I’m a new mom, why am I so unhappy?

“I’m having panic attacks, feeling scared, helpless and overwhelmed 화엄경 다운로드. I don’t know who to talk to, am I alone? It’s been a few months – surely by now I’m supposed to be happy with my new baby?”

If you identify with this, you may be suffering from post-natal depression.

Isn’t it Just the Baby Blues?

Many women go through the “baby blues” in the first few weeks after giving birth. They have trouble sleeping, feeling teary, moody and overwhelmed. The big difference: they can have these feelings while still being happy about their babies. Also, these feelings usually go away within a week or two.

What is PND?

Postnatal depression (PND) is a serious illness that can happen in the first few months after childbirth, and also after miscarriage or stillbirth. Moms with PND may feel:

  • very sad
  • hopeless
  • worthless
  • that they have trouble caring for and bonding with their babies

These symptoms can last for months.

Why Do I Have PND?

It seems that PND is brought on by changes in hormone levels that occur after pregnancy. Also, the chances of getting PND are higher for moms with:

  • history of depression
  • previous PND
  • sick, or colicky babies
  • a close family member with bipolar disorder

PND Can be Treated!

Do you want the good news? Treatment is available.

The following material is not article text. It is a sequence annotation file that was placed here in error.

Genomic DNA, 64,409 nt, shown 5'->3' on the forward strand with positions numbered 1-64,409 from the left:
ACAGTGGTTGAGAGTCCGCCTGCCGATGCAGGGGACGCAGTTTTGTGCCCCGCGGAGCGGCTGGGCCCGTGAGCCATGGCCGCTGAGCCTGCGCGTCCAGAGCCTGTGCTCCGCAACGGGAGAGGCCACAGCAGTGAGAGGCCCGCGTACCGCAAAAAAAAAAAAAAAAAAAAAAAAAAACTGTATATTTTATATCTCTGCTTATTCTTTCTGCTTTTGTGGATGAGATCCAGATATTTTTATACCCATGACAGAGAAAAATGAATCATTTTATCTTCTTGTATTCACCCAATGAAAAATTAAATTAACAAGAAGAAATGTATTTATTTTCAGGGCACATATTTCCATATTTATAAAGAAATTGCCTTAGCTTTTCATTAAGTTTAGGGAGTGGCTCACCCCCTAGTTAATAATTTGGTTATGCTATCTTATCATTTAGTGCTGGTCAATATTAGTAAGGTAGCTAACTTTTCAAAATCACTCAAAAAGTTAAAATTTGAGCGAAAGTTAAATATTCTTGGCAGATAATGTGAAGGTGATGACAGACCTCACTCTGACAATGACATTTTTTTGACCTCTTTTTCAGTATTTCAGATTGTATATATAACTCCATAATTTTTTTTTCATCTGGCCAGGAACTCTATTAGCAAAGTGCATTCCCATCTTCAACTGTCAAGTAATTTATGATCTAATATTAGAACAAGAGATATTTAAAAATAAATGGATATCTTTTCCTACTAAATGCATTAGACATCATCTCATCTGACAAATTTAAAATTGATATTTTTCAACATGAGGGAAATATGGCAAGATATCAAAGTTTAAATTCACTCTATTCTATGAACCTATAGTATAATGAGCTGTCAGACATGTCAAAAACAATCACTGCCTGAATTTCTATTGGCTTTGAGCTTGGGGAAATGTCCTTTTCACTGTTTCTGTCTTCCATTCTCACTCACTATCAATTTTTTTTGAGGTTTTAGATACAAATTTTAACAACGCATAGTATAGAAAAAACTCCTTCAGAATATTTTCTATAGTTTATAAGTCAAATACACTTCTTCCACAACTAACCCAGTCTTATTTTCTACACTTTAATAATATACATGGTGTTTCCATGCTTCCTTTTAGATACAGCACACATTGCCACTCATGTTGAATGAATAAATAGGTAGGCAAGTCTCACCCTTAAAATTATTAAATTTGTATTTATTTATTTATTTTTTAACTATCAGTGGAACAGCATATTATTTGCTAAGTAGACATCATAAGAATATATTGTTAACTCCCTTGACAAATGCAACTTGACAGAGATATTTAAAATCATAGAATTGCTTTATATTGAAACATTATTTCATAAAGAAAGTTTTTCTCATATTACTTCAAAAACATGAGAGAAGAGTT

If any of this feels familiar, remember: you don’t have to struggle along on your own. It’s very important to see your doctor if you have symptoms of postnatal depression

New moms with PND often struggle with guilt about their feelings. Are you the friend or family member of a new mom? Here’s a list of symptoms that may point to PND, and open the way for help:

Read  How to help feelings of depression and anxiety

Key PND Symptoms:

  • a feeling of sadness and low mood that just won’t lift
  • you can’t enjoy things that used to give you pleasure and you’ve lost interest in the world around you
  • lack of energy and feeling tired all the time
  • disturbed sleep, such as not being able to fall asleep during the night and then being sleepy during the day
  • feeling very apathetic or agitated
  • low self-confidence
  • battling to concentrate or make decisions
  • marked change in appetite
  • feelings of guilt and self-blame
  • thinking about suicide and self-harming

Getting help for PND doesn’t mean you’re a bad mother, or that you can’t cope. You are not alone! Make an appointment with your doctor today, because doctors know that you can’t just snap out of PND. If you’re shy, why speak to one of our doctors for advice? We’d love to help!

Joanne Hart for HelloDoctor.com

Sources: WebMD, NHS